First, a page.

- Please provide information to confirm whether or not the Scottish Government has considered it acceptable that any proposal to restrict sandeel fishing in the area can be used by SSE Renewables as a mitigation measure for the loss of seabirds through wind turbine collisions and loss of feeding grounds in their Berwick Bank planning application, given that this decision is completely outwith their responsibilities.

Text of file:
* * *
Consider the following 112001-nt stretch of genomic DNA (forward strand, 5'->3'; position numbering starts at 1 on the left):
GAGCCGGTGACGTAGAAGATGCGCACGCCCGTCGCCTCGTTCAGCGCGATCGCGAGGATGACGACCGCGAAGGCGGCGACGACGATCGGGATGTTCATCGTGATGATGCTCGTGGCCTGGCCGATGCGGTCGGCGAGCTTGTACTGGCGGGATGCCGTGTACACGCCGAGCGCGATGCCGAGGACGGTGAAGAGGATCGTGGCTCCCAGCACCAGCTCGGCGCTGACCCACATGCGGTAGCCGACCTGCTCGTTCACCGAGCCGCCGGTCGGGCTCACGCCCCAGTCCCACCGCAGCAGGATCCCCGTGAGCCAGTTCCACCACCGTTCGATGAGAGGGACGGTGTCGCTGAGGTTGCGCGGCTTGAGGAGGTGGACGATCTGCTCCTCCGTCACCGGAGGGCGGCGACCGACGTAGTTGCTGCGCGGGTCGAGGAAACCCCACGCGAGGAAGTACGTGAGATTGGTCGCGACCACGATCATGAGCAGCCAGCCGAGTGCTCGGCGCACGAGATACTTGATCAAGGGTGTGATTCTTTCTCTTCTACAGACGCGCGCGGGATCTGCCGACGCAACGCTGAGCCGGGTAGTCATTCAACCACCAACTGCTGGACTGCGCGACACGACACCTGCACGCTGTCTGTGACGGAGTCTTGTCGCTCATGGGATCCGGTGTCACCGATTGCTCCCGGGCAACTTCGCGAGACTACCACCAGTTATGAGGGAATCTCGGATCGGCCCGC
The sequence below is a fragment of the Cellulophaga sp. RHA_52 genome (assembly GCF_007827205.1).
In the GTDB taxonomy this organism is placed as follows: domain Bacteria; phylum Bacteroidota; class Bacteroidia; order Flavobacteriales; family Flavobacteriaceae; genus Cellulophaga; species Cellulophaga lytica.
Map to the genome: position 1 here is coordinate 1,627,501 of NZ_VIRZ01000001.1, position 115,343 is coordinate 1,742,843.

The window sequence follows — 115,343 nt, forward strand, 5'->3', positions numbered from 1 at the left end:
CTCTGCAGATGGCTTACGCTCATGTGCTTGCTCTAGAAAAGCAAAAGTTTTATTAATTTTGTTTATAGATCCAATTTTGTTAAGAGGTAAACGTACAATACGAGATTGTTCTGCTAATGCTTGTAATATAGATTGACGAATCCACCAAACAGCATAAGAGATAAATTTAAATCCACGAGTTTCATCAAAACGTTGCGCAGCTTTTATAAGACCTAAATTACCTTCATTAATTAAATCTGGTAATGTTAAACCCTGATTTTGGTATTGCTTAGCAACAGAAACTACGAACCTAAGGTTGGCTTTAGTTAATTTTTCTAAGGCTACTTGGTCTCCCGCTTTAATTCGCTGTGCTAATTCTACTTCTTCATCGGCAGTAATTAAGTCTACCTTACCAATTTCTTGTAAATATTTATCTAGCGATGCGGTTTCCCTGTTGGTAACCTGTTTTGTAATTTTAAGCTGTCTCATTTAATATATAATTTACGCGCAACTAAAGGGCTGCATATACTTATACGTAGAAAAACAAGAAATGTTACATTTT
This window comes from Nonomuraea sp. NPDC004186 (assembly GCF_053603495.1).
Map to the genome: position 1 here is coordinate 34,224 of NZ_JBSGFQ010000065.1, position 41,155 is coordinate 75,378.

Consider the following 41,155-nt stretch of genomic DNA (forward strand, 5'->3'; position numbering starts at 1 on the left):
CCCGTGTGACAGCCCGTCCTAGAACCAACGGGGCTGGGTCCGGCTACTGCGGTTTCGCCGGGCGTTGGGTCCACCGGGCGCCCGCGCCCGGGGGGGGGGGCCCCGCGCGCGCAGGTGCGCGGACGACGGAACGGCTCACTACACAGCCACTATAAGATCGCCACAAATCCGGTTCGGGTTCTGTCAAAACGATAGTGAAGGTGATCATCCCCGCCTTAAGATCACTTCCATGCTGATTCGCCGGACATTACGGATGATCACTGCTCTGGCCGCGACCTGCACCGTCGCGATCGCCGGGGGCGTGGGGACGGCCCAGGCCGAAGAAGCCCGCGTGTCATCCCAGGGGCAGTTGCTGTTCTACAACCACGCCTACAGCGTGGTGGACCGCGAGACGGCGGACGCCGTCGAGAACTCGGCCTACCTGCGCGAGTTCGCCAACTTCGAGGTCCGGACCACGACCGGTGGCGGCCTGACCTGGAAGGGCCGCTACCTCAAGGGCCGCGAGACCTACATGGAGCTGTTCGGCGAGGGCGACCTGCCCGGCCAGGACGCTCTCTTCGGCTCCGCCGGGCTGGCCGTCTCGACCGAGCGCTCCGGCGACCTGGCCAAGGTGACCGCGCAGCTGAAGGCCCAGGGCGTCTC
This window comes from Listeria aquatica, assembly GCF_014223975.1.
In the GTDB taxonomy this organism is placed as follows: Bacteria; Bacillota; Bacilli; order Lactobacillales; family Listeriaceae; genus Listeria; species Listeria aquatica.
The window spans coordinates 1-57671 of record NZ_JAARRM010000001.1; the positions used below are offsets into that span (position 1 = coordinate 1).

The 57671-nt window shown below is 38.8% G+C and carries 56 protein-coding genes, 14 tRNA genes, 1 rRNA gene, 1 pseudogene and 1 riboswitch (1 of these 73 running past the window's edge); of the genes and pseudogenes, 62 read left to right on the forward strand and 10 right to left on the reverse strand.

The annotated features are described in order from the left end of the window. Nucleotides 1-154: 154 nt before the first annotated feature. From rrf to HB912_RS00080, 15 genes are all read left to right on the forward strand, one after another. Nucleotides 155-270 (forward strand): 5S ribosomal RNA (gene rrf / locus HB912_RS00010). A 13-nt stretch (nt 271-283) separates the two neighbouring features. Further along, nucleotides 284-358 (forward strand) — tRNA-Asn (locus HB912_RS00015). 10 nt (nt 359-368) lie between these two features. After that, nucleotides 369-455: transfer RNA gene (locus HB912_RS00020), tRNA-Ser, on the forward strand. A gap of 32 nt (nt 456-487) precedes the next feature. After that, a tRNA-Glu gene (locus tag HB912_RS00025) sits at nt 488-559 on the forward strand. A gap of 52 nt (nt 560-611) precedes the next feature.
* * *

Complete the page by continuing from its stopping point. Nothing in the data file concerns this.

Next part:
- A ‘ScienceDirect’ Marine Environmental Research publication from December 2020, titled ‘Vulnerability of northern gannets to offshore wind farms; seasonal and sex-specific collision risk and demographic consequences’ provides an assessment of how the four offshore windfarms, which have already been granted consent, may affect the seabird population of the Bass Rock through collisions with turbines. From fieldwork carried out in the period 2015-19 the study concluded that ‘The predicted number of collisions across all wind farm sites within the ranges of birds from Bass Rock was 59 per month during the pre-hatching period and 452 per month during chick-rearing, with ~75% of predicted collisions being by females in each case. Combining the monthly totals for males and females from April to August, an estimated 1474 collisions would be predicted to occur each breeding season, with three times the number of collisions for females than for males’. Despite the risks to seabirds in the area, the Scottish Government provided consent in 2014 for these four offshore windfarms. Please prove information to describe in general terms how the current Scottish Government, in the consenting process of this development, will assess the impact the 307 wind turbines of the proposed Berwick Bank development would potentially have on Scotland’s seabirds and migrating birds.